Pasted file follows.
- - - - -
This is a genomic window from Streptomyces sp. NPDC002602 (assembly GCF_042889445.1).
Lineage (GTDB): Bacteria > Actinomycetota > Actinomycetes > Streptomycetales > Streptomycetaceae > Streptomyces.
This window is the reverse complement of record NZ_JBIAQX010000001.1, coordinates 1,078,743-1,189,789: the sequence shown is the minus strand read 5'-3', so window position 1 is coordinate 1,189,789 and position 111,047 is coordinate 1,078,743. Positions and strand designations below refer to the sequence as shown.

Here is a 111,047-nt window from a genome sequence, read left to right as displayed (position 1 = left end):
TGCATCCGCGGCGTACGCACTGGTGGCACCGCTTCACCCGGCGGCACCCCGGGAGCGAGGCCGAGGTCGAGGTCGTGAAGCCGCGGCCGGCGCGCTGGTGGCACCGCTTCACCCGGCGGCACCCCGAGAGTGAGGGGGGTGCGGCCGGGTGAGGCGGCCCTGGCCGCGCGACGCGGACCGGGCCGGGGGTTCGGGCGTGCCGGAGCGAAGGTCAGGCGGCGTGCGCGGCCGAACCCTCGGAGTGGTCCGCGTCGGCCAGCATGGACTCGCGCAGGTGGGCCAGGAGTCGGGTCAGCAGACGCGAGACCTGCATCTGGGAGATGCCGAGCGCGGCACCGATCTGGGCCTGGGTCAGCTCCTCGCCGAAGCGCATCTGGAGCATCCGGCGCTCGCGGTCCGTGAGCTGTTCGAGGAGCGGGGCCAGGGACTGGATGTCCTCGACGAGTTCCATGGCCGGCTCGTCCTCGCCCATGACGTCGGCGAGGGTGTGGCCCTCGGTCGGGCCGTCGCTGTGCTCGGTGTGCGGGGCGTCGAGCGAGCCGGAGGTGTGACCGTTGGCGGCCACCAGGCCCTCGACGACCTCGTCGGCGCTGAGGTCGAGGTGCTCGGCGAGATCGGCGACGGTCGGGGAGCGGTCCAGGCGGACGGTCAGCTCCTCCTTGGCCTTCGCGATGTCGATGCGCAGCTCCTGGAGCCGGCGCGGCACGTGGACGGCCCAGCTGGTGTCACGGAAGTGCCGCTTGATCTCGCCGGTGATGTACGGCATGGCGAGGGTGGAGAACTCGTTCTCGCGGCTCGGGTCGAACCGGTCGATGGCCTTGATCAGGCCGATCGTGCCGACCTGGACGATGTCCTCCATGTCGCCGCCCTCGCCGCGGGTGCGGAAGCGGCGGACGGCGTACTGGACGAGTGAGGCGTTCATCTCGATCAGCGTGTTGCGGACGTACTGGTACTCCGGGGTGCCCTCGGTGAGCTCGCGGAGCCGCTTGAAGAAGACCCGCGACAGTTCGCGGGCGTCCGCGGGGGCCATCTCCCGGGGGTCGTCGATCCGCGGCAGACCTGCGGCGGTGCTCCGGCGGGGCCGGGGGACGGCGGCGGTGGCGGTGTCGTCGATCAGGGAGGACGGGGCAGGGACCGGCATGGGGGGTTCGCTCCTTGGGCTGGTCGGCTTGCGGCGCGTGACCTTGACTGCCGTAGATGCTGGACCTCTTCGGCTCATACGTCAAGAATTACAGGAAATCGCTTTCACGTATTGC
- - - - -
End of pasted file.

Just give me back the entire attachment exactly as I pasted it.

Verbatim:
This is a genomic window from Streptomyces sp. NPDC002602 (assembly GCF_042889445.1).
Lineage (GTDB): Bacteria > Actinomycetota > Actinomycetes > Streptomycetales > Streptomycetaceae > Streptomyces.
This window is the reverse complement of record NZ_JBIAQX010000001.1, coordinates 1,078,743-1,189,789: the sequence shown is the minus strand read 5'-3', so window position 1 is coordinate 1,189,789 and position 111,047 is coordinate 1,078,743. Positions and strand designations below refer to the sequence as shown.

Here is a 111,047-nt window from a genome sequence, read left to right as displayed (position 1 = left end):
TGCATCCGCGGCGTACGCACTGGTGGCACCGCTTCACCCGGCGGCACCCCGGGAGCGAGGCCGAGGTCGAGGTCGTGAAGCCGCGGCCGGCGCGCTGGTGGCACCGCTTCACCCGGCGGCACCCCGAGAGTGAGGGGGGTGCGGCCGGGTGAGGCGGCCCTGGCCGCGCGACGCGGACCGGGCCGGGGGTTCGGGCGTGCCGGAGCGAAGGTCAGGCGGCGTGCGCGGCCGAACCCTCGGAGTGGTCCGCGTCGGCCAGCATGGACTCGCGCAGGTGGGCCAGGAGTCGGGTCAGCAGACGCGAGACCTGCATCTGGGAGATGCCGAGCGCGGCACCGATCTGGGCCTGGGTCAGCTCCTCGCCGAAGCGCATCTGGAGCATCCGGCGCTCGCGGTCCGTGAGCTGTTCGAGGAGCGGGGCCAGGGACTGGATGTCCTCGACGAGTTCCATGGCCGGCTCGTCCTCGCCCATGACGTCGGCGAGGGTGTGGCCCTCGGTCGGGCCGTCGCTGTGCTCGGTGTGCGGGGCGTCGAGCGAGCCGGAGGTGTGACCGTTGGCGGCCACCAGGCCCTCGACGACCTCGTCGGCGCTGAGGTCGAGGTGCTCGGCGAGATCGGCGACGGTCGGGGAGCGGTCCAGGCGGACGGTCAGCTCCTCCTTGGCCTTCGCGATGTCGATGCGCAGCTCCTGGAGCCGGCGCGGCACGTGGACGGCCCAGCTGGTGTCACGGAAGTGCCGCTTGATCTCGCCGGTGATGTACGGCATGGCGAGGGTGGAGAACTCGTTCTCGCGGCTCGGGTCGAACCGGTCGATGGCCTTGATCAGGCCGATCGTGCCGACCTGGACGATGTCCTCCATGTCGCCGCCCTCGCCGCGGGTGCGGAAGCGGCGGACGGCGTACTGGACGAGTGAGGCGTTCATCTCGATCAGCGTGTTGCGGACGTACTGGTACTCCGGGGTGCCCTCGGTGAGCTCGCGGAGCCGCTTGAAGAAGACCCGCGACAGTTCGCGGGCGTCCGCGGGGGCCATCTCCCGGGGGTCGTCGATCCGCGGCAGACCTGCGGCGGTGCTCCGGCGGGGCCGGGGGACGGCGGCGGTGGCGGTGTCGTCGATCAGGGAGGACGGGGCAGGGACCGGCATGGGGGGTTCGCTCCTTGGGCTGGTCGGCTTGCGGCGCGTGACCTTGACTGCCGTAGATGCTGGACCTCTTCGGCTCATACGTCAAGAATTACAGGAAATCGCTTTCACGTATTGC